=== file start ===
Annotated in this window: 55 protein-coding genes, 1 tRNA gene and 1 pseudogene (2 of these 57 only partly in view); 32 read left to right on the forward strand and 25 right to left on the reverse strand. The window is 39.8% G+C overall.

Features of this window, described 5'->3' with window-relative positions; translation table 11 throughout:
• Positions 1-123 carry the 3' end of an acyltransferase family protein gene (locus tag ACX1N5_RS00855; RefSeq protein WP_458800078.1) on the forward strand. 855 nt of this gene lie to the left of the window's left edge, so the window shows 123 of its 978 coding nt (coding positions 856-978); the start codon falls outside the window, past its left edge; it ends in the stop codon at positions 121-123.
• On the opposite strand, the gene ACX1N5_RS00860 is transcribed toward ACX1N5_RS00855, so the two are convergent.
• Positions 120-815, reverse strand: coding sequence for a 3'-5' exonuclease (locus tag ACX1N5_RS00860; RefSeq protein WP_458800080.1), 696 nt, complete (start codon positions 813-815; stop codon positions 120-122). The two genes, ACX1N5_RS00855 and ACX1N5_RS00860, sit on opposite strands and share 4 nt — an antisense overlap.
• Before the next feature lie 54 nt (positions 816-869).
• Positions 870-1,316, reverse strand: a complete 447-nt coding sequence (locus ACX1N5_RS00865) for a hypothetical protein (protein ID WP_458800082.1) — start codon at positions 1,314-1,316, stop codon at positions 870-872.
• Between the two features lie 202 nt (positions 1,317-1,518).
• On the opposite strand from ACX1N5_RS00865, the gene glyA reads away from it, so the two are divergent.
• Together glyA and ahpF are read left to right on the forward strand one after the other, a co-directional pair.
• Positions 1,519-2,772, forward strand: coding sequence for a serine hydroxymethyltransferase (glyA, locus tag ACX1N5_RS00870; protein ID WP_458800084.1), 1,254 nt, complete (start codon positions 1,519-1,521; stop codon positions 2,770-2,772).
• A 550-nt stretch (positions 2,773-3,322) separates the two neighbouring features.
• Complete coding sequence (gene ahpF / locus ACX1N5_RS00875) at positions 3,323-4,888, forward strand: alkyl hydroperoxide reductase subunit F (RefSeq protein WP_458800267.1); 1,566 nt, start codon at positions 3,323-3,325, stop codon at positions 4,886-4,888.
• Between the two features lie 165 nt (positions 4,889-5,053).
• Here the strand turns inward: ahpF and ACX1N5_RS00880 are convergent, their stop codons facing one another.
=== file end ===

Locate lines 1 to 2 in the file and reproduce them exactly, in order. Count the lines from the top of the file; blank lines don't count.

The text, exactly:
Annotated in this window: 55 protein-coding genes, 1 tRNA gene and 1 pseudogene (2 of these 57 only partly in view); 32 read left to right on the forward strand and 25 right to left on the reverse strand. The window is 39.8% G+C overall.

Features of this window, described 5'->3' with window-relative positions; translation table 11 throughout: